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Other MPI-3 Forum activities

October 29, 2009 at 12:00 pm PST

Since there were a goodly number of comments on the MPI-3 Fortran question from the other day (please keep spreading that post around — the most feedback we get, the better!), I thought I’d give a quick synopsis of the other MPI-3 Forum Working Groups.  That is just to let you know that there’s more going on in MPI-3 than just new yummy Fortran goodness!

The links below go to the wiki pages of the various working groups (WG).  Some wiki pages are more active than others; some wiki pages are fairly dormant, but that doesn’t necessarily mean that the WG itself is dormant.  Some WG’s simply choose to communicate more via email and/or regular teleconferences.  For example, the Tools WG has only sporatic emails on its mailing list, but it has a regularly-updated wiki and regular teleconferences + meeting times during the bi-monthly MPI Forum meetings.  Hence, each WG may work and communicate differently than its peers.

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MPI-3 Fortran Community Feedback Needed!

October 23, 2009 at 12:00 pm PST

As many of you know, I’m an active member of the MPI Forum.  We have recently completed MPI-2.2 and have shifted our sights to focus on MPI-3. 

For some inexplicable reason, I’ve become heavily involved in the MPI-3 Fortran working group.  There are some well-known problems with the MPI-2 Fortran 90 interfaces; the short version of the MPI-3 Fortran WG’s mission is to “fix those problems.” 

A great summary of what the Fortran WG is planning for MPI-3 is available on the Forum wiki page; we’d really appreciate feedback from the Fortran MPI developer community on these ideas. 

There is definitely one significant issue that we need feedback from the community before making a decision.  Craig Rasmussen from Los Alamos National Laboratory asked me to post the following “request for information” to the greater Fortran MPI developer community.  Please send feedback either via comments on this blog entry, email to me directly, or to the MPI-3 Fortran working group mailing list.

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Parallel debugging

October 22, 2009 at 12:00 pm PST

Debugging parallel applications is hard.  There’s no way around it: bugs can get infinitely more complex when you have not just one thread of control running, but rather you have N processes — each with M threads — all running simultaneously.  Printf-style debugging is simply not sufficient; when a process is running on a remote compute node, even the output from a print statement can take time to be sent across the network and then displayed on your screen — time that can mask the actual problem because it shows up significantly later than the actual problem occurred.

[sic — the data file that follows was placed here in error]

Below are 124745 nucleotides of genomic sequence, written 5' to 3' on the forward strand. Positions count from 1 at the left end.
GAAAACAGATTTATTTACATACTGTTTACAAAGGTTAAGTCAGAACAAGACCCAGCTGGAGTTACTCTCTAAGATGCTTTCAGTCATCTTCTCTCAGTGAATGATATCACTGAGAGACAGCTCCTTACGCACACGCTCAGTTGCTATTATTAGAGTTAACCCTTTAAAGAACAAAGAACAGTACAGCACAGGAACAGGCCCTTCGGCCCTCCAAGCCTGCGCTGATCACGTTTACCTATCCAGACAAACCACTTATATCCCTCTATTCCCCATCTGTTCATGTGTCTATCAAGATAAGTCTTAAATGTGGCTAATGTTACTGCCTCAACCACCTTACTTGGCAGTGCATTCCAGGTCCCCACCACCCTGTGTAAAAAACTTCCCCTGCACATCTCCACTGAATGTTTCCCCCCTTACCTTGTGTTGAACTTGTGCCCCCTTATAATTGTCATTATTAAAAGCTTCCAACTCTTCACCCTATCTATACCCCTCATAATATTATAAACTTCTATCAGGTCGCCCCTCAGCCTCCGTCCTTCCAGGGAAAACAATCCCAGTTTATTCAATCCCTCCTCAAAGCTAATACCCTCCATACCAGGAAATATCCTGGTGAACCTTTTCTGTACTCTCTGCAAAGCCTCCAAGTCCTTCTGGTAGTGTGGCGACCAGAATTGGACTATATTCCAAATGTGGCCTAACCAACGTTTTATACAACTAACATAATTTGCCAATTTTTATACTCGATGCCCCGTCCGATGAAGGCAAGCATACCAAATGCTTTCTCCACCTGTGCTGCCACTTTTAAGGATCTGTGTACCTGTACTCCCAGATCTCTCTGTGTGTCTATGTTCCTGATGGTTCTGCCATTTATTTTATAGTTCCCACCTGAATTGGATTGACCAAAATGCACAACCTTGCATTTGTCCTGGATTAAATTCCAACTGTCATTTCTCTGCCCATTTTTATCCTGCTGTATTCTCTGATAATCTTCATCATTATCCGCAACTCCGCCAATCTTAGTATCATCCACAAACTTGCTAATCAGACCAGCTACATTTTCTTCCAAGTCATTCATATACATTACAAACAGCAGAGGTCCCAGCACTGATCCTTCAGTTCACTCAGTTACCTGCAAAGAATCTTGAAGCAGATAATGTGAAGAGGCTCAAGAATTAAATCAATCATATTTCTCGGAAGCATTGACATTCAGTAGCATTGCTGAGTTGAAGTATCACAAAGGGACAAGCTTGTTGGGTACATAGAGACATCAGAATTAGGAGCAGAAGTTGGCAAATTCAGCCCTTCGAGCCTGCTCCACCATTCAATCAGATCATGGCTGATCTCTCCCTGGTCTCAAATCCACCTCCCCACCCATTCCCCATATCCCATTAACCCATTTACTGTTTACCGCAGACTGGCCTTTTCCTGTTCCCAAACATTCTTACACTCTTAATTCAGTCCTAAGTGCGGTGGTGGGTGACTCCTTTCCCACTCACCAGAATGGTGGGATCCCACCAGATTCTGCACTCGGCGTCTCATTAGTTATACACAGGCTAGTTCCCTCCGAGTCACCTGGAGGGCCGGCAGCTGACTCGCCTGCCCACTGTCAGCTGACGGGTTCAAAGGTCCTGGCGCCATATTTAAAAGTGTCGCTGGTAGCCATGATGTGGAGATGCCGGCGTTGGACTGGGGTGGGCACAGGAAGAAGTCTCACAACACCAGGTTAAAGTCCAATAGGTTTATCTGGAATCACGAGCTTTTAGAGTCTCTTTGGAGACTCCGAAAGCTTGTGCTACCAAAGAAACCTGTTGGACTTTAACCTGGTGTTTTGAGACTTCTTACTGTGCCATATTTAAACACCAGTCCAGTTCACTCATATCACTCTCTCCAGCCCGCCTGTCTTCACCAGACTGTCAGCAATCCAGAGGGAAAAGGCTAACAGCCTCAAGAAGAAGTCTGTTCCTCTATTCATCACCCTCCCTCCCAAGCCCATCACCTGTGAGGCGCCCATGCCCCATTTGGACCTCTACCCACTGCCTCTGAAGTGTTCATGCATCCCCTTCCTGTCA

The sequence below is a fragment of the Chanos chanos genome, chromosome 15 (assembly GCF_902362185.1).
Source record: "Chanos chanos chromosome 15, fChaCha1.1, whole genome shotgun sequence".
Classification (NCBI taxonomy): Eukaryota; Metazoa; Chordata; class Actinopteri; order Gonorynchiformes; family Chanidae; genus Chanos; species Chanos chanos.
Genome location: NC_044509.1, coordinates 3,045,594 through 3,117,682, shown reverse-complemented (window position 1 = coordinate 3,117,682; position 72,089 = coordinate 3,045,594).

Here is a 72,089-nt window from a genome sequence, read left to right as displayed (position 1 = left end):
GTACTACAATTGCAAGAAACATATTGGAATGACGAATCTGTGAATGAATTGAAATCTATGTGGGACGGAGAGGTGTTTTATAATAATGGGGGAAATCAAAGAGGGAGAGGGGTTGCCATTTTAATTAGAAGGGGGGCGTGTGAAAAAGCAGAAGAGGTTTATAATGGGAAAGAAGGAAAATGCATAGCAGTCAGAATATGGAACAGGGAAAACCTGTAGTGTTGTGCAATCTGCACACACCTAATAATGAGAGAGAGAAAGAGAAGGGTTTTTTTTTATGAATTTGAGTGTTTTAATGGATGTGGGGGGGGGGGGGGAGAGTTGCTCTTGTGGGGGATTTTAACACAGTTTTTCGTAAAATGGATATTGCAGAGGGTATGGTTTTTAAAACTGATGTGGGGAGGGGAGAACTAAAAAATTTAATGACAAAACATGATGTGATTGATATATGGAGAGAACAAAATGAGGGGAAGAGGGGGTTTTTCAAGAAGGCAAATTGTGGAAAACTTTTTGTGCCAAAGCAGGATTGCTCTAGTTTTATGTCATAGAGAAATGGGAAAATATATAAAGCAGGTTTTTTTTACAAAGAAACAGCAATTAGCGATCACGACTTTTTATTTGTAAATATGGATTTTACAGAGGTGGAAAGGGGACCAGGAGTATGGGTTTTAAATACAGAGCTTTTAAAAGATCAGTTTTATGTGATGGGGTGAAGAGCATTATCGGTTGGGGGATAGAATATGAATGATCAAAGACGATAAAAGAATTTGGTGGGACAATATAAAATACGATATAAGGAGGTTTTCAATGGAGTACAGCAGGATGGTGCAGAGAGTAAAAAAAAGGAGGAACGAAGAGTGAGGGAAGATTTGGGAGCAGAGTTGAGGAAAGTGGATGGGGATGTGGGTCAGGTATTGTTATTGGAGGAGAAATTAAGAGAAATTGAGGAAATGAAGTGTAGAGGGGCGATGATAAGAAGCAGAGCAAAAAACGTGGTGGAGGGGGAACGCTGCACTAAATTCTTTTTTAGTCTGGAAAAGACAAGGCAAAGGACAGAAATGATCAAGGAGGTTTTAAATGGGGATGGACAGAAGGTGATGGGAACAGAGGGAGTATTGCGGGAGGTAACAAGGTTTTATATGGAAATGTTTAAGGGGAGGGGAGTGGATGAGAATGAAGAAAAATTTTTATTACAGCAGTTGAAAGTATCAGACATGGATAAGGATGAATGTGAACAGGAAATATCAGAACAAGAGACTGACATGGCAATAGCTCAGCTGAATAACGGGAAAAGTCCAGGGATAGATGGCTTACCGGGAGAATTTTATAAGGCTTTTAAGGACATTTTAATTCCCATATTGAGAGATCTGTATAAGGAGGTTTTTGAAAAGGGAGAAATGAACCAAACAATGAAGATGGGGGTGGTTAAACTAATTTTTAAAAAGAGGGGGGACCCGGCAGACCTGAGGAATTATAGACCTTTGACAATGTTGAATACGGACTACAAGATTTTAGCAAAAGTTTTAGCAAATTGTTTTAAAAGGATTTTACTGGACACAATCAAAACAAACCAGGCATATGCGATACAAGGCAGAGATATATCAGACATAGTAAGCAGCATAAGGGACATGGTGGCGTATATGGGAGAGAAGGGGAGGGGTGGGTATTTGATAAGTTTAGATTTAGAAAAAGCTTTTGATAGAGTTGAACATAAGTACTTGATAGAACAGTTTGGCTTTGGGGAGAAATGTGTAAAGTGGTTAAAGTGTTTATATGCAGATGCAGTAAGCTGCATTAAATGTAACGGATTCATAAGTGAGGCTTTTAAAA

Tools are vital for parallel application development, and there are oodles of good ones out there.  I just wanted to highlight one really cool open source (free!) tool today called “Padb“.  Written by Ashley Pittman, it’s a small but surprisingly useful tool.  One scenario where I find Padb helpful is when an MPI job “hangs” — it just seems to stop progress, but does not die or abort.  Padb can go find all the individual MPI processes, attach to them, and generate stack traces and display variable and parameter dumps for each process in the MPI job.  This allows a developer to see where the application is hung — an important first step in the troubleshooting process.

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SC’09 Happenings

October 14, 2009 at 12:00 pm PST

Who’s going to SC’09?  I’ll be there!

I’m hosting the Open MPI Community Meeting BOF with George Bosilca from the University of Tennessee, Knoxville.  Be sure to come by to hear about where we are and where we’re going in the Open MPI project.  There’s also an MPI[-3] Forum BOF for anyone who wants to get a glimpse of where we’re going on the standards committee.  I highly recommend attending for anyone who works with MPI.

Additionally, I’ll be hanging out in the Cisco Booth (#1847); stop by and say hello!

(Editor’s note: fixed the link to the Cisco booth — thanks to Edric and others who pointed out that it was wrong!)

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GPU: HPC Friend or Foe?

October 8, 2009 at 12:00 pm PST

General purpose computing with GPUs looks like a great concept on paper.  Indeed, SC’08 was dominated by GPUs — it was impossible not to be (technically) impressed with some of the results that were being cited and shown on the exhibit floor.  But despite that, GPGPUs have failed to become a “must have” HPC technology over the past year.  Last week’s announcements from NVIDIA look really great for the HPC crowd (aside from some embarrissing PR blunders) — they seem to address many of the shortcomings of prior generation GPU usage in an HPC environment: more memory, more cores, ECC memory, better / cheaper memory management, etc.  Will GPUs become the new hotness in HPC?

The obvious question here is “Why is Jeff discussing GPUs on an MPI blog?”

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